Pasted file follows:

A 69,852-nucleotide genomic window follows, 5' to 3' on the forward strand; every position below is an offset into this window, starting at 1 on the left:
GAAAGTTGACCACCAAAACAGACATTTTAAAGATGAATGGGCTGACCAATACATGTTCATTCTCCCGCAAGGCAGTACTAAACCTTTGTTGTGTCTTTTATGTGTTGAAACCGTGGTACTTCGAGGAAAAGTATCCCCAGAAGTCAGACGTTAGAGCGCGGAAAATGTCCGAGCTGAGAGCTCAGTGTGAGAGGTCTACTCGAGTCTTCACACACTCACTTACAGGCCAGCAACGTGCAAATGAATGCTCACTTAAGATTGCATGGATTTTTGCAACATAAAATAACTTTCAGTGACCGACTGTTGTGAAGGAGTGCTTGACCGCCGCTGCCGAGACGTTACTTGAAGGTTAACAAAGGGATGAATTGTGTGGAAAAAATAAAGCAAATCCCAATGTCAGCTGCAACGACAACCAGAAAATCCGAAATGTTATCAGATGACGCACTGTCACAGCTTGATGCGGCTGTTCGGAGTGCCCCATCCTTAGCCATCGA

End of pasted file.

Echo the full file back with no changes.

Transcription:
A 69,852-nucleotide genomic window follows, 5' to 3' on the forward strand; every position below is an offset into this window, starting at 1 on the left:
GAAAGTTGACCACCAAAACAGACATTTTAAAGATGAATGGGCTGACCAATACATGTTCATTCTCCCGCAAGGCAGTACTAAACCTTTGTTGTGTCTTTTATGTGTTGAAACCGTGGTACTTCGAGGAAAAGTATCCCCAGAAGTCAGACGTTAGAGCGCGGAAAATGTCCGAGCTGAGAGCTCAGTGTGAGAGGTCTACTCGAGTCTTCACACACTCACTTACAGGCCAGCAACGTGCAAATGAATGCTCACTTAAGATTGCATGGATTTTTGCAACATAAAATAACTTTCAGTGACCGACTGTTGTGAAGGAGTGCTTGACCGCCGCTGCCGAGACGTTACTTGAAGGTTAACAAAGGGATGAATTGTGTGGAAAAAATAAAGCAAATCCCAATGTCAGCTGCAACGACAACCAGAAAATCCGAAATGTTATCAGATGACGCACTGTCACAGCTTGATGCGGCTGTTCGGAGTGCCCCATCCTTAGCCATCGA